The certification program is a way to fast-track skills and allow people to broaden their career, according to the WKU professor. Students learn production food science and food safety through online courses or in traditional classrooms.
Non-traditional workers a key resource
Other programs seek to expand the number and quality of manufacturing workers by expanding the base to non-traditional manufacturing employees such as women.
“Advances in technology have changed the way goods are produced and many jobs now require highly specialized technical skills and little physical labor,” said Karen Ellis, operations and communications manager for KAM. Women represent a vast, untapped resource of talent and leadership for the ever-changing, ever-expanding manufacturing sector.”
With that in mind, KAM and the Kentucky Commission on Women are holding a luncheon Thursday, June 25 in Frankfort to discuss the changing face of manufacturing leadership.
Other programs now include high school students.
Such is the case at nth/works, a Louisville-based metal fabricator that uses high-tech equipment and metallurgical analysis to build parts for the automotive, appliance, hardware, electrical, and electronic industries. nth/works employs approximately 350 people in two facilities.
The biggest challenge facing nth/works is finding skilled workers who want to work in manufacturing. To remedy this, nth/works partnered with the Kentucky Labor Cabinet and the Kentucky Office of Career and Technical Education to participate in a pre-apprenticeship program known as Tech-Ready Apprentices for Careers in Kentucky. The TRACK program offers registered, certified pre-apprenticeships in a variety of industries.
In the first year, the company placed five Jeffersontown high school juniors and seniors with mentors in various parts of the operation. They attended class in the morning and worked at nth/works in the afternoon. They were paid and treated like regular employees. At the end of the program they had a high school diploma, experience, and a certificate confirming their skills from the National Institute for Metalworking. The company has a trained prospective employee, ready to contribute immediately.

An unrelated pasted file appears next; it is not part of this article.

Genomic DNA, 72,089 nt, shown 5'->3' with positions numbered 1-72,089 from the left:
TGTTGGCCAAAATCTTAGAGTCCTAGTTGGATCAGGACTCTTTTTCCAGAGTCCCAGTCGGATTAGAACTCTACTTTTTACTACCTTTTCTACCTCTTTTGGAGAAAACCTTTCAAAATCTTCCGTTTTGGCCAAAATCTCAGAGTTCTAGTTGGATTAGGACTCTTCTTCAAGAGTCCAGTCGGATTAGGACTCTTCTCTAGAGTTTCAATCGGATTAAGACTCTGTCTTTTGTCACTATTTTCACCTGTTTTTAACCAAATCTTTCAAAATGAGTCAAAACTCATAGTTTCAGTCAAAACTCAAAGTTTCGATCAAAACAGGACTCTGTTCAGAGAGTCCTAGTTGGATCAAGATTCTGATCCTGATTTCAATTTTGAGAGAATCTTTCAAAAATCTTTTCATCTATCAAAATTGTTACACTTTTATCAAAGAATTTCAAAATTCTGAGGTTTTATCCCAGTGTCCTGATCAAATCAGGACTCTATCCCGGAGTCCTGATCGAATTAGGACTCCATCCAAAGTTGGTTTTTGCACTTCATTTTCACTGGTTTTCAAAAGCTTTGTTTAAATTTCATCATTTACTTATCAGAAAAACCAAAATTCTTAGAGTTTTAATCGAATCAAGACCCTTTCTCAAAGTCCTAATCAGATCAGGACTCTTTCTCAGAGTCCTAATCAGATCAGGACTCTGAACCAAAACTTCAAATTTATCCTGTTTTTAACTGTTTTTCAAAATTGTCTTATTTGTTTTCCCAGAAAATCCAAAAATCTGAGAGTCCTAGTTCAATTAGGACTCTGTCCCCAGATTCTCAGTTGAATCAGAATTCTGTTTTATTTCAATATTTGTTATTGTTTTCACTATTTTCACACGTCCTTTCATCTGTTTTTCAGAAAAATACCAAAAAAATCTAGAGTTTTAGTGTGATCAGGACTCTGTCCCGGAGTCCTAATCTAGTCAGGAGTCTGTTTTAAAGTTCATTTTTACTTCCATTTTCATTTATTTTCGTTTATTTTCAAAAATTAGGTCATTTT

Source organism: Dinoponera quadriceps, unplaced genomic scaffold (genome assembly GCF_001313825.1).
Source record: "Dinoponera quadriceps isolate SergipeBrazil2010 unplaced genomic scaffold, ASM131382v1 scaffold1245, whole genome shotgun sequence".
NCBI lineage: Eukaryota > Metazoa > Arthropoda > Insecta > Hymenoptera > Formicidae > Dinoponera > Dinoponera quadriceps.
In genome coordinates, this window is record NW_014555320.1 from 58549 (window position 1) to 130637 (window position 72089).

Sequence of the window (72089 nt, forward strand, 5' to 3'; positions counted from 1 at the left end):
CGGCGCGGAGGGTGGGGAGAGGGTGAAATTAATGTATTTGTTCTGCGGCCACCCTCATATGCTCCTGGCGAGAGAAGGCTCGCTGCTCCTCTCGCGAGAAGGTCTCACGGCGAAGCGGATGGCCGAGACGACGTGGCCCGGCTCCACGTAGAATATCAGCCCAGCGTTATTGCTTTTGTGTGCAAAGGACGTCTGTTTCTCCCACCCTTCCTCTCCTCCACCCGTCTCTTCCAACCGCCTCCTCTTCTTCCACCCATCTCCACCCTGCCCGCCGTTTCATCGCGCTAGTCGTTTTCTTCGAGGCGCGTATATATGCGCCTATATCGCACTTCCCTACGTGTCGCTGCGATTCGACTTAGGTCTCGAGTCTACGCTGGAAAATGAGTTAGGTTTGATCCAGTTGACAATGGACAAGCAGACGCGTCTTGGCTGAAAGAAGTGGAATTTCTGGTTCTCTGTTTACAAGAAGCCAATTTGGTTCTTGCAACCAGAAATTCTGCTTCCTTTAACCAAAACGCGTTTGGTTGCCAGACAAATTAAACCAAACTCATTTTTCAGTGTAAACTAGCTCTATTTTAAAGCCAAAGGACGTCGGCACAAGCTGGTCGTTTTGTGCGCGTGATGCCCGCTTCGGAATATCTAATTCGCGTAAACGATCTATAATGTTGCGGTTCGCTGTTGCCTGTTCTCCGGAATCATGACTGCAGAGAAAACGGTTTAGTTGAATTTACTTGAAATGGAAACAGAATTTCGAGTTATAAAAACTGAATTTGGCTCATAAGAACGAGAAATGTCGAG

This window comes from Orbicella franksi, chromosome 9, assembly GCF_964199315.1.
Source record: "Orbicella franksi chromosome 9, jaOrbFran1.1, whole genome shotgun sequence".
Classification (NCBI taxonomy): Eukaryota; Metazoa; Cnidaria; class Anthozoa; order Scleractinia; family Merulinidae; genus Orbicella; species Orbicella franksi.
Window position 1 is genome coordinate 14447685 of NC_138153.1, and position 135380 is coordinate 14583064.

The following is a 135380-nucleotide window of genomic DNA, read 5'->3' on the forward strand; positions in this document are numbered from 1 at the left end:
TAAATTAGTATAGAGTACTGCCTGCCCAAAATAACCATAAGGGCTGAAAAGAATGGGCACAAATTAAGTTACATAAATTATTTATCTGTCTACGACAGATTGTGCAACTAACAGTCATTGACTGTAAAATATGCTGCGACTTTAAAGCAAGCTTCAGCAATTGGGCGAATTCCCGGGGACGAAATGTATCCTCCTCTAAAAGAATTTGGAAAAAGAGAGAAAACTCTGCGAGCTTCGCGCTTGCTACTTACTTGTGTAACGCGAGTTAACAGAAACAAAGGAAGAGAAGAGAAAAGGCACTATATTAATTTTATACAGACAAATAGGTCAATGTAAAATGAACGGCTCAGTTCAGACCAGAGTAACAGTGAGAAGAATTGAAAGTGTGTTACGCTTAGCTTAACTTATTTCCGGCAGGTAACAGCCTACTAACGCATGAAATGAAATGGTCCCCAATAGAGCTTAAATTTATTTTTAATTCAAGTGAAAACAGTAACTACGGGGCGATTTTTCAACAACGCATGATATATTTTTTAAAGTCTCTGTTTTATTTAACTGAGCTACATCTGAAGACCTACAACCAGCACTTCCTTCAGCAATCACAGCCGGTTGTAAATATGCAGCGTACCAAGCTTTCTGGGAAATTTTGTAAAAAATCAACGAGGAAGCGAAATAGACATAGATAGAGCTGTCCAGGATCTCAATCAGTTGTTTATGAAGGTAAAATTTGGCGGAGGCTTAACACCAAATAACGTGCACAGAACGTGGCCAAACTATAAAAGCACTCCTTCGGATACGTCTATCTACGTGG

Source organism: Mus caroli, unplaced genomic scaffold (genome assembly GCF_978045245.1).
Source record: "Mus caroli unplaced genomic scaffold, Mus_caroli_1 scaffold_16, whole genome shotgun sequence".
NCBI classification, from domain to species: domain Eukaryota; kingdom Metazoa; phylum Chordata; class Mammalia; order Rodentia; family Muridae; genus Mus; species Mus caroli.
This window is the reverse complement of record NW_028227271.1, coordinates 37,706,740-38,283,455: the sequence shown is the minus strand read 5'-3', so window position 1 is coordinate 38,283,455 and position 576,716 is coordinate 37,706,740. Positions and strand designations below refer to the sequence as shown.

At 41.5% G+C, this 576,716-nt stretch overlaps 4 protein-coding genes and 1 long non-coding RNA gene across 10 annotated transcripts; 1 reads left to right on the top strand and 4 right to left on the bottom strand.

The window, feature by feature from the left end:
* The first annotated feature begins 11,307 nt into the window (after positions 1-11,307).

“We’re dying for skilled trades, said Tom Hudson, president/CEO of nth/works. “The skilled trades have not been replenished. When I go to find a 25- or 30-year-old tool and die maker, I can’t. The same is true for maintenance, and control people and engineers….
“But these are good jobs. A tool and die maker in our company makes $60-90,000 a year, with no college debt. It is a wonderful profession.”
Or as Greg Higdon puts it: “There are no jobs in manufacturing. There are only careers.”
Time to speak up about modern manufacturing
Tom Hudson, president and CEO of nth/works, believes it is time to be vocal about the changes in manufacturing – more robotics, more use of sensors, data driven, engineer driven, more automation – as well as the need for skilled craftspeople.
“Join the crusade to help us restore the excellence of American manufacturing,” is his mantra.
And Hudson wants to take it one step further.
“When our politicians and educators say that everyone has to go to college, not only is that untrue and misleading but it also carries the belief that trades people are somehow second-class citizens,” Hudson said.
“The problem is, not everybody needs to go to college. We have toolmakers out here and people who are far smarter than I am. They didn’t go to college. They have demanding, interesting, rewarding jobs.”
Those beliefs were fueled by a trip to Germany a few years ago to see their famed apprenticeship programs first hand.
“If you go to Germany you don’t hear Germans saying you have to go to college. They put people on career paths much earlier.”
Hudson would like to see similar programs here that start in high school with an apprenticeship program.
“First you come and get your hands dirty,” he said. “You see if you like it. If you like what you are doing, maybe you go on to night school and get some more education in the field,” he said. “Perhaps you decide you want to be an engineer. Great. Then you go on to engineering school. You go into school with an understanding you wouldn’t have without the experience. This is the way to develop a rich, robust understanding and enjoy a career.”
Debra Gibson Isaacs is a correspondent for The Lane Report. She can be reached at [email protected]